‘It’s not a phase mom!’ and other hard truths


When Covid meant I had to kiss my summer plans goodbye, I soon settled into a new routine back home working part-time in a supermarket. In between till training and repeatedly having to tell customers I didn’t have a clue where the dried apricots were kept, on my first day I found myself striking up a friendly rapport with a colleague the same age as me who’d gone to a high school not far from mine. Having gone through an exhaustive list of potential mutual friends and recalling memories of growing up in the local area, I remarked how funny it was that we had crossed paths under these circumstances. My friend nodded in agreement, adding that it was unlikely we’d have met in our school days. When I asked why, they simply replied that, ‘We probably hung out in different groups’.

‘Well what group do you think I would have been part of?’ I asked.

Without even hesitating, they replied, ‘The emos’.

Slightly stunned, I asked how they had guessed and was simply met with, ‘You give off that vibe’. Impressed, albeit confused, I tried to think what could possibly constitute that vibe. An angst-ridden outsider? A miserable music lover? Someone who irons their ultra skinny criminal damage jeans religiously just to sit in a park and drink Monster Energy with their friends? While all sorts of clichés may have befallen the movement’s past, looking back on this encounter, I am reminded of the ways in which my teenage investment in emo culture has seeped its way into my adult life.

For all I half-heartedly denied it, my 14-year-old self would have been elated to have been recognised as a follower of what the Daily Mail labelled ‘the sinister cult of emo’. Back when My Chemical Romance were still making music and before Bring Me the Horizon were being played on Radio 1, I would stay up all night watching videos on YouTube of teenage girls giving tutorials on how to perfectly execute raccoon-like eyeliner and tease a spiky side-fringe, which I would attempt to emulate the next morning, only to be told off for wearing too much makeup at school and have my fringe fall flat, leaving me looking more like Justin Bieber than Melissa Marie Green. Whilst I have since ditched the extreme eyeliner and vowed never to have another side-fringe, this experience certainly ignited a desire to experiment with bold, daring looks and take risks with my style. While some of these moves have been questionable (think millimetres of a micro fringe and a Clockwork Orange-esque white boiler suit), I am grateful for the time I spent trying new things and feel more comfortable in how I look now knowing that the way I style myself is according to what looks best on me based on trial-and-error judgement.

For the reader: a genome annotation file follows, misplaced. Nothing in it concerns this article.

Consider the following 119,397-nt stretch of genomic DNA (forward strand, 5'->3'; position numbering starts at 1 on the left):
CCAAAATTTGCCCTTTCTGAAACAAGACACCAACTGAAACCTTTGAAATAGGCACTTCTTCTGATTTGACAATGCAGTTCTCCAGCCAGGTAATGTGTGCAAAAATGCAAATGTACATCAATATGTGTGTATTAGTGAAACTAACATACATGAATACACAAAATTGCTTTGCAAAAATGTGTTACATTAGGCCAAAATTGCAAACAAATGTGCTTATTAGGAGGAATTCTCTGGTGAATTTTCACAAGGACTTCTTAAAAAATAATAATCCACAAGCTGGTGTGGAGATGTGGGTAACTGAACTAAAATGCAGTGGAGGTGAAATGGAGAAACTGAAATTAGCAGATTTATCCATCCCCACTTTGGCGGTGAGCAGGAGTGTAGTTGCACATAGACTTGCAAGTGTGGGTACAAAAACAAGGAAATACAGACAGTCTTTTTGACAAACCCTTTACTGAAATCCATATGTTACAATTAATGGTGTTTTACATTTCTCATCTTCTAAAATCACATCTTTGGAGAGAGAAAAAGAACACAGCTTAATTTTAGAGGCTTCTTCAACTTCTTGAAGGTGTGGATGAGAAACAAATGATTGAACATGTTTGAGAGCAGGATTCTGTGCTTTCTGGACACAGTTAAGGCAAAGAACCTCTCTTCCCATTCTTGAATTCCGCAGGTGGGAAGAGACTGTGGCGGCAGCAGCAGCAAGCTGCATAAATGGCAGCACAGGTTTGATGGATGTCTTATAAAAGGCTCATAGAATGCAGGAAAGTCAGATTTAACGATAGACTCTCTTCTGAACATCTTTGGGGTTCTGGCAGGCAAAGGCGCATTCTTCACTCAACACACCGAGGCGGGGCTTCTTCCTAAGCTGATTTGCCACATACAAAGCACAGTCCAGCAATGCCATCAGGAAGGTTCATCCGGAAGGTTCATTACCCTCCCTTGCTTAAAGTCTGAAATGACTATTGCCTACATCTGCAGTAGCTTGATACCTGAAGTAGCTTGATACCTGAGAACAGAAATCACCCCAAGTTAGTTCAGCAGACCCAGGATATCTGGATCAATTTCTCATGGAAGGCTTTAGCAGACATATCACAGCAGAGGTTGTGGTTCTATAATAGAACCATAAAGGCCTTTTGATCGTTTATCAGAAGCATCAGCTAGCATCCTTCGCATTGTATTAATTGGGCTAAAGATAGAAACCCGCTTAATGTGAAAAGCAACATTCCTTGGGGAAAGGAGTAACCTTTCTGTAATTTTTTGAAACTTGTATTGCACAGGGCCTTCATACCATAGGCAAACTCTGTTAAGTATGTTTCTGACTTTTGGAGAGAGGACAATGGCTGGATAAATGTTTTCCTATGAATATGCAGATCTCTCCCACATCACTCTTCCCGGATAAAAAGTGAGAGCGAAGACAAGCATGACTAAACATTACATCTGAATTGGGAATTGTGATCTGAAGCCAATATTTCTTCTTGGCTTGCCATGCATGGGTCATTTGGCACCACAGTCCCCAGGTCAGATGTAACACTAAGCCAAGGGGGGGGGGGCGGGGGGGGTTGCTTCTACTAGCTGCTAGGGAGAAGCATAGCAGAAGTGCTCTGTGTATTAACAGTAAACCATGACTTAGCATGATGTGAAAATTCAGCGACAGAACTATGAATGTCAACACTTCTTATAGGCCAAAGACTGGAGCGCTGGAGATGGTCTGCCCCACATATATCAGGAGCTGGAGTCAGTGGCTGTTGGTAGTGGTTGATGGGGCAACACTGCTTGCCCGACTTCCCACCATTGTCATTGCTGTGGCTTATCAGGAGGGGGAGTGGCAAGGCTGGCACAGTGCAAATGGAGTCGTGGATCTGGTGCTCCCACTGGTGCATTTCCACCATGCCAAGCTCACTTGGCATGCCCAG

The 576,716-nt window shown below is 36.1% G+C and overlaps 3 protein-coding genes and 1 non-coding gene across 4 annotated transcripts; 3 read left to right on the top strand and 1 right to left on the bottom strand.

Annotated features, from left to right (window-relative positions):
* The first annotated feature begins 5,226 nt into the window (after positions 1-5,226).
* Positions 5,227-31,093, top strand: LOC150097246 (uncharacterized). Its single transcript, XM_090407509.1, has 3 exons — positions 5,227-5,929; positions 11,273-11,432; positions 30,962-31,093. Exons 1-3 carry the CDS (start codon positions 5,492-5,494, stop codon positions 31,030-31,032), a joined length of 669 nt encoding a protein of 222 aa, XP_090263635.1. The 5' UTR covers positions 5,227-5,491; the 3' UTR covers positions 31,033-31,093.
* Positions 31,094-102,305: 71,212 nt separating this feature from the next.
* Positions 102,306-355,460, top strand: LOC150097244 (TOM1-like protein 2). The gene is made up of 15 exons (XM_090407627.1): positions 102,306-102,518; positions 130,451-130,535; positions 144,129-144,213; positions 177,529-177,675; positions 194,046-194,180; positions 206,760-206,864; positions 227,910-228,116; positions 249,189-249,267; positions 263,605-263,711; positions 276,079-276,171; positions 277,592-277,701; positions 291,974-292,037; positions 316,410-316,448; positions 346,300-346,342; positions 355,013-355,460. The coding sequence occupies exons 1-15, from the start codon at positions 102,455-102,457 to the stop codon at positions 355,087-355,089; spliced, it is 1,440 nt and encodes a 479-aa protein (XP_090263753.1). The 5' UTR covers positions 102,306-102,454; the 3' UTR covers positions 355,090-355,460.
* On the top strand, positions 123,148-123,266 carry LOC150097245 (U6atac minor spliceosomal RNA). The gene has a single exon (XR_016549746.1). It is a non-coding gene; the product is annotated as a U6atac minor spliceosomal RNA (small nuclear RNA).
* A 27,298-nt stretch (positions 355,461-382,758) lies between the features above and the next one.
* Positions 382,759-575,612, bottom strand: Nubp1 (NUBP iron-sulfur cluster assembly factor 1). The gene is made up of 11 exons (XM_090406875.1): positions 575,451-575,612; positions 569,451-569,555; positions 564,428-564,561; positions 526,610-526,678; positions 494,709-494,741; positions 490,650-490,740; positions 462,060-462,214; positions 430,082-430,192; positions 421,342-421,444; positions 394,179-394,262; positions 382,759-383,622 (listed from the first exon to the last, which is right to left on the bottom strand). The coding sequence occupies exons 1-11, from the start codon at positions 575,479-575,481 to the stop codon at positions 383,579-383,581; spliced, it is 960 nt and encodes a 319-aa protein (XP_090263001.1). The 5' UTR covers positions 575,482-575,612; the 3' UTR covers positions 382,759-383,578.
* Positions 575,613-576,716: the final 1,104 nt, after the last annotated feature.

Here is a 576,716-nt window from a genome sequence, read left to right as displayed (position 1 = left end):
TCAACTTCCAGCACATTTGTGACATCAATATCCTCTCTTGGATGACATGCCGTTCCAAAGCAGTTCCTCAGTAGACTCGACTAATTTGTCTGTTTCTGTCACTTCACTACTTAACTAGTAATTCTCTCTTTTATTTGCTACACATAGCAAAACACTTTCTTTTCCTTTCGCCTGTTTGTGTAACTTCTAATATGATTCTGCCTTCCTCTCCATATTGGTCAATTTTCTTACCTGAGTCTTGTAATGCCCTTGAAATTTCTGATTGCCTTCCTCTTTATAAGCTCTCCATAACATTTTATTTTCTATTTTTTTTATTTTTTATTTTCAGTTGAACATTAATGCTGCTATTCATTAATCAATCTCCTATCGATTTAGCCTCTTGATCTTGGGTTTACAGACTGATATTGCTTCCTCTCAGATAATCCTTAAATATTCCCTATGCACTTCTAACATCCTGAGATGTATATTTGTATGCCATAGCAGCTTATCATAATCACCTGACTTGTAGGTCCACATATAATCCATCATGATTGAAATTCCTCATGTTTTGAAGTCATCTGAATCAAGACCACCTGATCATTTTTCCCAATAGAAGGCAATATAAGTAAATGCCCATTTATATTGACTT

While I may occasionally look back at pictures of my cat-ear-hoodie-cladded younger self and cringe, I do recognise that a lot of the interests and style choices I make today can definitely be traced back to my embrace of 00s emo culture. Revisiting the movement through nostalgic Spotify playlists helped me to discover a whole range of earlier emo bands from the 90s I’d overlooked as a teenager. I still have a weakness for red eyeshadow and love my checkerboard Vans. Even as I find myself more drawn towards other subcultures these days, I still have a fondness for peripheral groups whose darker style screams excess.

With Y2K fashion dominating my Instagram feed and the occasional immortalised Paris-and-Nicole-quote-on-a-screenshot popping up, I wonder whether emo fashion will be making an equally iconic comeback too. Perhaps its already arrived in a regenerated form encompassing sad-eyed Phoebe Bridgers stans and similarly-styled E-Girls on TikTok. Maybe the next generation are going to burn their wide-legged jeans and bring business back to Blue Banana. Or maybe, as demonstrated by my total inability to fully grow out of what was meant to be ‘just a phase’, the now-grown-up emo kids have been keeping it alive all along.

Illustration by

Leave a Reply

Your email address will not be published.


This site uses Akismet to reduce spam. Learn how your comment data is processed.